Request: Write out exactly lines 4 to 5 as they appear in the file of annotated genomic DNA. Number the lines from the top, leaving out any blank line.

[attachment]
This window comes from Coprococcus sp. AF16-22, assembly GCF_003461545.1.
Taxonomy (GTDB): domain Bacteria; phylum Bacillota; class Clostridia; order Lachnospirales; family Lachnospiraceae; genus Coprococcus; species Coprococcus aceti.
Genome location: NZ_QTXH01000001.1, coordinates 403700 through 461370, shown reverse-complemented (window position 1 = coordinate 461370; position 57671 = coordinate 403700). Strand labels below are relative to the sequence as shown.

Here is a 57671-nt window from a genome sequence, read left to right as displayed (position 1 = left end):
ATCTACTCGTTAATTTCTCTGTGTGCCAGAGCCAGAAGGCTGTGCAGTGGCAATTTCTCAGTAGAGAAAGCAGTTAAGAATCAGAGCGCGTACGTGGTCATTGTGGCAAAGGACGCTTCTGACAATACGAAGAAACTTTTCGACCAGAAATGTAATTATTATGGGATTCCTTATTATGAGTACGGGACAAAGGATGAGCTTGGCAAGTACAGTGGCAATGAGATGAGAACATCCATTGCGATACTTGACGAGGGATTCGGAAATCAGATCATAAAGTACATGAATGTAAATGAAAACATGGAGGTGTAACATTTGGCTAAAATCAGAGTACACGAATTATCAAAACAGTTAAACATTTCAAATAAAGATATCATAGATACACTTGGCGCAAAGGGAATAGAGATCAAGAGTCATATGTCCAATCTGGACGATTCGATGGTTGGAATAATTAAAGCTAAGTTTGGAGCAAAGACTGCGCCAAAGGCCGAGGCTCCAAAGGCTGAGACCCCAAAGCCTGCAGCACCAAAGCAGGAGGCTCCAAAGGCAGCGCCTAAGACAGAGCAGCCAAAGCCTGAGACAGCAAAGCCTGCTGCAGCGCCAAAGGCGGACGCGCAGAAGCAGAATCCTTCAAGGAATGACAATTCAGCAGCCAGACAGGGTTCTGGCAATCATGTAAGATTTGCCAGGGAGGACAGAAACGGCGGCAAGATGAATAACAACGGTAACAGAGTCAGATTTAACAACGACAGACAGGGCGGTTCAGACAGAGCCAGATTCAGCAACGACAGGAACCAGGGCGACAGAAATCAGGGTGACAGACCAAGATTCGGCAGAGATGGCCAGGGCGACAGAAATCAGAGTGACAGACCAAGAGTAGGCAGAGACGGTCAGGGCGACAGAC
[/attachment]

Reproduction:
Here is a 57671-nt window from a genome sequence, read left to right as displayed (position 1 = left end):
ATCTACTCGTTAATTTCTCTGTGTGCCAGAGCCAGAAGGCTGTGCAGTGGCAATTTCTCAGTAGAGAAAGCAGTTAAGAATCAGAGCGCGTACGTGGTCATTGTGGCAAAGGACGCTTCTGACAATACGAAGAAACTTTTCGACCAGAAATGTAATTATTATGGGATTCCTTATTATGAGTACGGGACAAAGGATGAGCTTGGCAAGTACAGTGGCAATGAGATGAGAACATCCATTGCGATACTTGACGAGGGATTCGGAAATCAGATCATAAAGTACATGAATGTAAATGAAAACATGGAGGTGTAACATTTGGCTAAAATCAGAGTACACGAATTATCAAAACAGTTAAACATTTCAAATAAAGATATCATAGATACACTTGGCGCAAAGGGAATAGAGATCAAGAGTCATATGTCCAATCTGGACGATTCGATGGTTGGAATAATTAAAGCTAAGTTTGGAGCAAAGACTGCGCCAAAGGCCGAGGCTCCAAAGGCTGAGACCCCAAAGCCTGCAGCACCAAAGCAGGAGGCTCCAAAGGCAGCGCCTAAGACAGAGCAGCCAAAGCCTGAGACAGCAAAGCCTGCTGCAGCGCCAAAGGCGGACGCGCAGAAGCAGAATCCTTCAAGGAATGACAATTCAGCAGCCAGACAGGGTTCTGGCAATCATGTAAGATTTGCCAGGGAGGACAGAAACGGCGGCAAGATGAATAACAACGGTAACAGAGTCAGATTTAACAACGACAGACAGGGCGGTTCAGACAGAGCCAGATTCAGCAACGACAGGAACCAGGGCGACAGAAATCAGGGTGACAGACCAAGATTCGGCAGAGATGGCCAGGGCGACAGAAATCAGAGTGACAGACCAAGAGTAGGCAGAGACGGTCAGGGCGACAGAC